Plugless Power soon to arrive for electric and hybrid vehicles

Jul 30, 2010 by Lin Edwards report

(PhysOrg.com) -- Evatran, a company from Virginia in the US, has developed a working prototype of a plugless induction charger for electric and hybrid vehicles, and demonstrated the system at this week’s Plug In conference in San Jose, California.

To recharge a vehicle’s battery using the system, the vehicle parks at a Plugless Power station over a floor-mounted parking block, which automatically aligns itself with a special adapter fitted to the vehicle and begins charging. There is no flow of electricity between the vehicle and parking block and no plugs or cables.

The system operates by electrical induction, which is the principle behind the electrical transformer. In this process electrical current flowing into a primary source produces a flow of current into a secondary source, without using plugs or cords. Induction charging provides the convenience of wireless “hands-free” charging, but the down side is that power loss during charging can reach 20 percent. Evatron says the system is 80 percent efficient at the moment, but hopes to reach 90 percent efficiency by the time production units are released.

The system has three major components: an adapter fitted on the vehicle, a parking block, which is a long flat pad on the ground underneath the vehicle at the or in the garage, and a control tower plugged into the grid. Essentially, the adapter and parking block form two separated halves of an electrical transformer.

The vehicle adapter and parking block both contain metal coils. When a vehicle parks over the block the coils inside the block move under the guidance of magnetic sensors until they are aligned to within 6-8 cm of the coils in the adapter. The tower converts mains electricity into the correct frequency for the charger to use. When the coils are lined up, electricity in the control tower creates a strong in the coils in the parking block, and this induces an electrical current to flow in the coils in the vehicle adapter to charge the batteries.

Induction chargers have been used in portable devices such as mobile phones and electric toothbrushes, and for medical implants, but this is the first time such a system has been tried for electric and hybrid vehicles.

This video is not supported by your browser at this time.
Evatran's corporate trade show video.

A pilot program will run during 2010, and the final version is expected to be released in April next year. Evatron is inviting pioneer electric and owners to join in their field trials.

Explore further: First of four Fukushima reactors cleared of nuclear fuel

More information: www.pluglesspower.com/

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User comments : 11

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DGBEACH
3.8 / 5 (5) Jul 30, 2010
While they are at it they could place large magnets under the highways so cars could recharge themselves as they roll down hills. Just keep grandpa away from THAT road with his 1981 plymouth, as the falling parts would all stick to the road surface afterwards :)
El_Nose
5 / 5 (2) Jul 30, 2010
well you know falling parts would currently stick to the road now due to .. gravity ;-)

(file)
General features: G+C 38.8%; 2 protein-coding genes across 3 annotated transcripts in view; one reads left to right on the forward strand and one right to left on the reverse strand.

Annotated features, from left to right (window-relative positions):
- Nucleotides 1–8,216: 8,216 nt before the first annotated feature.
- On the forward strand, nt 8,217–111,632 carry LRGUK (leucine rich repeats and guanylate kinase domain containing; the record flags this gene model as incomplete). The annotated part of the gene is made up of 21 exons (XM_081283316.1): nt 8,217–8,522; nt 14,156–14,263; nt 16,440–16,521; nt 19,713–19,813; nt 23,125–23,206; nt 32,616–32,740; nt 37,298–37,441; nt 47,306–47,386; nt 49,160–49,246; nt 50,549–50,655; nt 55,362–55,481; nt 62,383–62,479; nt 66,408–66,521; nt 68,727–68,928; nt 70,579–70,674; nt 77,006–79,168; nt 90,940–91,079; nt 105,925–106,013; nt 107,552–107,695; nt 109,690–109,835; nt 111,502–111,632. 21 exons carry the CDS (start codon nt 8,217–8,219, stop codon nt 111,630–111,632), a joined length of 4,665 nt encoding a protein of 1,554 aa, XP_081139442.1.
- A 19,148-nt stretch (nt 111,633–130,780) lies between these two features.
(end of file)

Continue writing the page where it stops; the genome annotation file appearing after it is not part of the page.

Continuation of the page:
Feldagast
not rated yet Jul 30, 2010
El Nose you could market that as a non-metallic magnet.
zevkirsh
not rated yet Jul 30, 2010
there needs to be active cooling during fast charging with inductive chargers. otherwise this will take FO-eva.
ormondotvos
5 / 5 (1) Jul 30, 2010
Wait till the anti-EMF weirdos get hold of the radiation figures, no matter how irrelevant!

DC-to-DC leveling between an ultracapacitor (at twice voltage and equal KWH) and a SCiB fast-charge battery, solves the problems of grid peak load and fast charge. Big cables a trivial drawback.
marjon
2 / 5 (1) Jul 30, 2010
This may be one way to tax electric vehicle use. Can't use just any extension cord. How will it be taxed?
Because governments regulate the auto industry in many ways, no breakthrough technology will be allowed until a way is discovered to substitute the fuel tax.
Fuel oil to heat homes and operate vehicles is the same, except for taxes. The government mandates a separate dye be used for motor fuel and I have heard, diesel RV owners do have their fuel inspected.
DamienS
5 / 5 (3) Jul 30, 2010
The charging convenience factor is positive, but wasting 20% of the energy, or even 10% is ridiculous and almost defeats the purpose of a supposedly greener alternative. And this is on top of the already not insignificant normal power grid transmission losses.
DaveGee
5 / 5 (2) Jul 30, 2010
While I applaud the desire to cut-the-cord .... Now is NOT the time to promote solutions that dribble off upwards of 20% of the energy all in the name of 'look ma no plugs'.

Hey, I'm not saying we have to kill the puppy but until we've perfected and deployed fission reactors and/or quadrupled the efficiencies in low cost flexible solar we need to behave much more responsibly WRT technologies that were developed specifically to LOWER our ECO footprint and lessen our demand on oil.

Hey this technology will have it's day in the sun ... It just can't be NOW.

Finally, it's not as if the entire population of the US (except NJ) is very familiar with connecting something to their car to fuel it... If someone can operate a gas pump then plugging in a car shield be a cakewalk.
convolutedmind
1.7 / 5 (3) Jul 31, 2010
Even with 20% energy loss, it is still more efficient and cleaner using electric power compared to gasoline.
Ashibayai
2 / 5 (1) Jul 31, 2010
Watch a competitor come along with a cord and plug to ruin their business with 20% lower cost...
jerryd
5 / 5 (2) Aug 01, 2010

Sorry folks but this has been done for almost a century, mostly for industrial trucks and a company sells one now though forget it's name, as few want to waste that much power.

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